By Rick Steves
So much to see, so little time. How to choose? To help you get started, I've listed my top picks for where to go in the Netherlands and Belgium, and tips on when to go.
With affordable flights from the US, minimal culture shock, almost no language barrier, and a well-organized tourist trade, the Low Countries are a good place to start a European trip. Depending on the length of your trip, and taking geographic proximity into account, these are my recommended priorities:
- 2 days: Amsterdam, Haarlem
- 4 days, add: Bruges, more time in Amsterdam
- 5 days, add: Brussels
- 6–7 days, add: Antwerp and slow down
- 8–9 days, add: Delft/The Hague and Ghent
- 10–14 days, add: More time in Amsterdam, plus side-trips from Amsterdam (e.g., Edam/Waterland, Arnhem, the Historic Triangle, Alkmaar, and more)
When to Go
Although Bruges and Amsterdam can be plagued by crowds, the long days, lively festivals, and sunny weather make summer a great time to visit. It's rarely too hot for comfort. Brussels' fancy business-class hotels are also deeply discounted in the summer.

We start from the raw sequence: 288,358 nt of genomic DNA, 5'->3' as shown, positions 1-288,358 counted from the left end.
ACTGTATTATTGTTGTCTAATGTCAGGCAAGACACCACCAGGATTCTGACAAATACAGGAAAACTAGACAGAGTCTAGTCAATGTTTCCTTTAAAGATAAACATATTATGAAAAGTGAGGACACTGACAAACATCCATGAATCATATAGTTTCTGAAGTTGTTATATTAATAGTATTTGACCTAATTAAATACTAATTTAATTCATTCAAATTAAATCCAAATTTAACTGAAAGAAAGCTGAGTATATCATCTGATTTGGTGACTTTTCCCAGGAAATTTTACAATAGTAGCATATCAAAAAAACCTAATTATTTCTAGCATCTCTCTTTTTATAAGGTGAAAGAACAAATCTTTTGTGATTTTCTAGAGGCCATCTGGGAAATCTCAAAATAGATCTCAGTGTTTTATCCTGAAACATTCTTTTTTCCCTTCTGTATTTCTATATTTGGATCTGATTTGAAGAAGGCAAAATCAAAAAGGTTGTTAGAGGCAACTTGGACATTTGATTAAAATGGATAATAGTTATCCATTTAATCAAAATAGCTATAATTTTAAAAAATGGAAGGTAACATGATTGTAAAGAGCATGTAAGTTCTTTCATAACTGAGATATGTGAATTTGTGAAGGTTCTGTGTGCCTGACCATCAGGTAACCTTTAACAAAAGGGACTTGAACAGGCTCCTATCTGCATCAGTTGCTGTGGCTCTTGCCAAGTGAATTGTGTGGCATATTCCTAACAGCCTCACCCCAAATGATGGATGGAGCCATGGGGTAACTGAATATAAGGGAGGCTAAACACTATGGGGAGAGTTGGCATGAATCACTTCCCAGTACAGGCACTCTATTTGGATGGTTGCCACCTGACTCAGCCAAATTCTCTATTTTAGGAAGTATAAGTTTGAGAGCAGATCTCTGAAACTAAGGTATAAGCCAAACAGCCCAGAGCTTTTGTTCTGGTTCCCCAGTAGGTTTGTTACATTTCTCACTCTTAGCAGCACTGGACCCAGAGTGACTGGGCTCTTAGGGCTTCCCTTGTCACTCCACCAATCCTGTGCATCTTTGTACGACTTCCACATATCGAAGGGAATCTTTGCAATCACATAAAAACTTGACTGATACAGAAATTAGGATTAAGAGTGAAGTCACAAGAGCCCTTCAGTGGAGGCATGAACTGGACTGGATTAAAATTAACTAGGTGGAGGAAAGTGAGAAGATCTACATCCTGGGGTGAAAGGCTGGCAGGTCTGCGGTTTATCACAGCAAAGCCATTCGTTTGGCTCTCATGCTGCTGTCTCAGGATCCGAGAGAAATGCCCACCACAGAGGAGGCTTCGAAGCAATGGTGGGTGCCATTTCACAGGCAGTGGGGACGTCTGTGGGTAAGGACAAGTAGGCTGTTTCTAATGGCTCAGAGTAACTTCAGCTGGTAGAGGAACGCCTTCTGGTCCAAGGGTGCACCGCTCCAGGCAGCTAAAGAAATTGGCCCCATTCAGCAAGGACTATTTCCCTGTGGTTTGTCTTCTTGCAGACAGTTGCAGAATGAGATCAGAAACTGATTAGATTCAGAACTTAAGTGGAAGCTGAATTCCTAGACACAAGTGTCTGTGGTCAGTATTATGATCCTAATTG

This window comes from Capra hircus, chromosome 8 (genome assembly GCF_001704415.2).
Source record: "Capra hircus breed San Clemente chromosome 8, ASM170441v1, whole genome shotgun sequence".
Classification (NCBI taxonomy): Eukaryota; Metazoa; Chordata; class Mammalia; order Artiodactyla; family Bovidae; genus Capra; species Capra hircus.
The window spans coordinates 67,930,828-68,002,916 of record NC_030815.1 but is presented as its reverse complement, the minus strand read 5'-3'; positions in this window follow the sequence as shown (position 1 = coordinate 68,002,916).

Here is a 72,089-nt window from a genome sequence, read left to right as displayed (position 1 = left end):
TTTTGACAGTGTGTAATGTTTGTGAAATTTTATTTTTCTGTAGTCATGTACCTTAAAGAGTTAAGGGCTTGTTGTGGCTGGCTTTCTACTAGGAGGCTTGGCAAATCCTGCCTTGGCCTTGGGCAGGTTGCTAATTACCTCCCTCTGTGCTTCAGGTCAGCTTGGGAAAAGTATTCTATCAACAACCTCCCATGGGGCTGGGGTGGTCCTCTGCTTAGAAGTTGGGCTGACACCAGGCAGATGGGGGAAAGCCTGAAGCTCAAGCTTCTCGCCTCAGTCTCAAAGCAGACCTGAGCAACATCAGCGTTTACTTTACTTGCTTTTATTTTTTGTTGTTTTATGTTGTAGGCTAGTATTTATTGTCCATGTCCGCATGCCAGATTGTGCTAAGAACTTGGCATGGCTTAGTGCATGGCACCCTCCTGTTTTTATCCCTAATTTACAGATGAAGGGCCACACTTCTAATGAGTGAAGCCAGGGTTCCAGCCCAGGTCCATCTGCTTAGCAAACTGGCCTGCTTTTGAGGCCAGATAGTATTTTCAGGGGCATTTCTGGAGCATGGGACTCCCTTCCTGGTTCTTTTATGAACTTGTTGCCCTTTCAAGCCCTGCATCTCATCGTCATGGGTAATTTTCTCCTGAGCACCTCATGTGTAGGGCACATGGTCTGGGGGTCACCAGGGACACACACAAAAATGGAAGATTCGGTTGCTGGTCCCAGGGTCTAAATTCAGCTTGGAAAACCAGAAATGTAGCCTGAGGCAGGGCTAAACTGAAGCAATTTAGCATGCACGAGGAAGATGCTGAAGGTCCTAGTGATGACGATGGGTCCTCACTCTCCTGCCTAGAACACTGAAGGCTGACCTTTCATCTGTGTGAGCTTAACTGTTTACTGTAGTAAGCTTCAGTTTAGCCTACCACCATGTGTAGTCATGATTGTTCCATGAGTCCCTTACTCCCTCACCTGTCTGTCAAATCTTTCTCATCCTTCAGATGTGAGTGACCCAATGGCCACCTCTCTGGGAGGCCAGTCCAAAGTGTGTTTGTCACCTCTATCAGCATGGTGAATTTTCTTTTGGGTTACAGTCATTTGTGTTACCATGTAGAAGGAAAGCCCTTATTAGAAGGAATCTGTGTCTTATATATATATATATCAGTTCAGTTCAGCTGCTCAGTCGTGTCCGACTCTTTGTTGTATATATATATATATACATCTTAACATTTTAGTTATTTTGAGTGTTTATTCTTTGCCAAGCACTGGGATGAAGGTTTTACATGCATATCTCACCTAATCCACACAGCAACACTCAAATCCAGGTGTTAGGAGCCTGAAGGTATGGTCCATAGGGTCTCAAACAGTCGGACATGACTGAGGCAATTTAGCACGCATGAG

Peak Season: Amsterdam is surprisingly crowded — and hotel prices can be correspondingly high — in late March, April, and May, when the tulip fields are flowering in full glory. Seasonal conferences can also drive up prices in September in Amsterdam. July and August have typical summer crowds.
Shoulder Season: Late spring and fall are pleasant, with generally mild weather and lighter crowds (except during holiday weekends).
Winter Season: Travel from late October through mid-March is cold and wet in this region, as coastal winds whip through these low, flat countries. It's fine for visiting Amsterdam, Bruges, Antwerp, and Brussels, but smaller towns and countryside sights feel dreary and lifeless. Some sights close for lunch, TIs keep shorter hours, and some tourist activities (like English-language windmill tours) vanish altogether.